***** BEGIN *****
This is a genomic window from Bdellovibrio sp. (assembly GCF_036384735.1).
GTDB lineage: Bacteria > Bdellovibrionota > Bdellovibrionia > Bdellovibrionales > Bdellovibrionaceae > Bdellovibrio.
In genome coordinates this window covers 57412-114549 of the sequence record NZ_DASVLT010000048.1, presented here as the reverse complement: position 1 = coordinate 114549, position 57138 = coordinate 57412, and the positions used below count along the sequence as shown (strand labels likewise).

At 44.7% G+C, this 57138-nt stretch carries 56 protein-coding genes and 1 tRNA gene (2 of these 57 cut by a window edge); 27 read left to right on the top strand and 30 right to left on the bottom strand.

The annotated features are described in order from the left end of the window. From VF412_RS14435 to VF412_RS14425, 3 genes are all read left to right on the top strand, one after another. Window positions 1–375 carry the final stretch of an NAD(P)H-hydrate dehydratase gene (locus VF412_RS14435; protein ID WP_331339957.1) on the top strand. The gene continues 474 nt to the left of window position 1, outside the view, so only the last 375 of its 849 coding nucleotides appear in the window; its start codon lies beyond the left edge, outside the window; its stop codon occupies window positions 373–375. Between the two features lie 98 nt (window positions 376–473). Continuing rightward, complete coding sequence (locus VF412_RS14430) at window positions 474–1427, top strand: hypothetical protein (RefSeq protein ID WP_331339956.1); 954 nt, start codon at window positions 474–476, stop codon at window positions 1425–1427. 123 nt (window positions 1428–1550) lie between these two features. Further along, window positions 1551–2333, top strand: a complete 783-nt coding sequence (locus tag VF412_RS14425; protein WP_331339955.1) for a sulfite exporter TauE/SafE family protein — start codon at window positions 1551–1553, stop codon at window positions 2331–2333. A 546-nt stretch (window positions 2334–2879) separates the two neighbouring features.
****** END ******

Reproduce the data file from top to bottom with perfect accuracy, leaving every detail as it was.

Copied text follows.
This is a genomic window from Bdellovibrio sp. (assembly GCF_036384735.1).
GTDB lineage: Bacteria > Bdellovibrionota > Bdellovibrionia > Bdellovibrionales > Bdellovibrionaceae > Bdellovibrio.
In genome coordinates this window covers 57412-114549 of the sequence record NZ_DASVLT010000048.1, presented here as the reverse complement: position 1 = coordinate 114549, position 57138 = coordinate 57412, and the positions used below count along the sequence as shown (strand labels likewise).

At 44.7% G+C, this 57138-nt stretch carries 56 protein-coding genes and 1 tRNA gene (2 of these 57 cut by a window edge); 27 read left to right on the top strand and 30 right to left on the bottom strand.

The annotated features are described in order from the left end of the window. From VF412_RS14435 to VF412_RS14425, 3 genes are all read left to right on the top strand, one after another. Window positions 1–375 carry the final stretch of an NAD(P)H-hydrate dehydratase gene (locus VF412_RS14435; protein ID WP_331339957.1) on the top strand. The gene continues 474 nt to the left of window position 1, outside the view, so only the last 375 of its 849 coding nucleotides appear in the window; its start codon lies beyond the left edge, outside the window; its stop codon occupies window positions 373–375. Between the two features lie 98 nt (window positions 376–473). Continuing rightward, complete coding sequence (locus VF412_RS14430) at window positions 474–1427, top strand: hypothetical protein (RefSeq protein ID WP_331339956.1); 954 nt, start codon at window positions 474–476, stop codon at window positions 1425–1427. 123 nt (window positions 1428–1550) lie between these two features. Further along, window positions 1551–2333, top strand: a complete 783-nt coding sequence (locus tag VF412_RS14425; protein WP_331339955.1) for a sulfite exporter TauE/SafE family protein — start codon at window positions 1551–1553, stop codon at window positions 2331–2333. A 546-nt stretch (window positions 2334–2879) separates the two neighbouring features.